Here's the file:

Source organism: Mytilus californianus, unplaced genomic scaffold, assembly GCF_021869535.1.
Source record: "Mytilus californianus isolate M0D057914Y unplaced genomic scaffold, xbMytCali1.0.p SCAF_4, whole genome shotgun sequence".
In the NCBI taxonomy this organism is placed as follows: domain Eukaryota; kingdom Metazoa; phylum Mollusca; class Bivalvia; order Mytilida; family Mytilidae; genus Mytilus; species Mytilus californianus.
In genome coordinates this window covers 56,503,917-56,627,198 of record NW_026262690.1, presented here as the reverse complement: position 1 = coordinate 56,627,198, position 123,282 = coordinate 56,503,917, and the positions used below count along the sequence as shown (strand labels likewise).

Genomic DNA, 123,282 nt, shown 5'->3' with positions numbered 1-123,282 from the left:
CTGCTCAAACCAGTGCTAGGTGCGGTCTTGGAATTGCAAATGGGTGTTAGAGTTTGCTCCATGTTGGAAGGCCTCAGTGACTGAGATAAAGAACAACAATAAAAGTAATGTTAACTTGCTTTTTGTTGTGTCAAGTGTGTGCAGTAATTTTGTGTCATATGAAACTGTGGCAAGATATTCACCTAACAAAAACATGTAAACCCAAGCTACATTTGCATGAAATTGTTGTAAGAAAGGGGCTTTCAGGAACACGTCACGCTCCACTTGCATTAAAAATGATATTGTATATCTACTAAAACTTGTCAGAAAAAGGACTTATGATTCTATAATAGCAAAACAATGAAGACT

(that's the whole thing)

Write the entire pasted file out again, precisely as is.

Source organism: Mytilus californianus, unplaced genomic scaffold, assembly GCF_021869535.1.
Source record: "Mytilus californianus isolate M0D057914Y unplaced genomic scaffold, xbMytCali1.0.p SCAF_4, whole genome shotgun sequence".
In the NCBI taxonomy this organism is placed as follows: domain Eukaryota; kingdom Metazoa; phylum Mollusca; class Bivalvia; order Mytilida; family Mytilidae; genus Mytilus; species Mytilus californianus.
In genome coordinates this window covers 56,503,917-56,627,198 of record NW_026262690.1, presented here as the reverse complement: position 1 = coordinate 56,627,198, position 123,282 = coordinate 56,503,917, and the positions used below count along the sequence as shown (strand labels likewise).

Genomic DNA, 123,282 nt, shown 5'->3' with positions numbered 1-123,282 from the left:
CTGCTCAAACCAGTGCTAGGTGCGGTCTTGGAATTGCAAATGGGTGTTAGAGTTTGCTCCATGTTGGAAGGCCTCAGTGACTGAGATAAAGAACAACAATAAAAGTAATGTTAACTTGCTTTTTGTTGTGTCAAGTGTGTGCAGTAATTTTGTGTCATATGAAACTGTGGCAAGATATTCACCTAACAAAAACATGTAAACCCAAGCTACATTTGCATGAAATTGTTGTAAGAAAGGGGCTTTCAGGAACACGTCACGCTCCACTTGCATTAAAAATGATATTGTATATCTACTAAAACTTGTCAGAAAAAGGACTTATGATTCTATAATAGCAAAACAATGAAGACT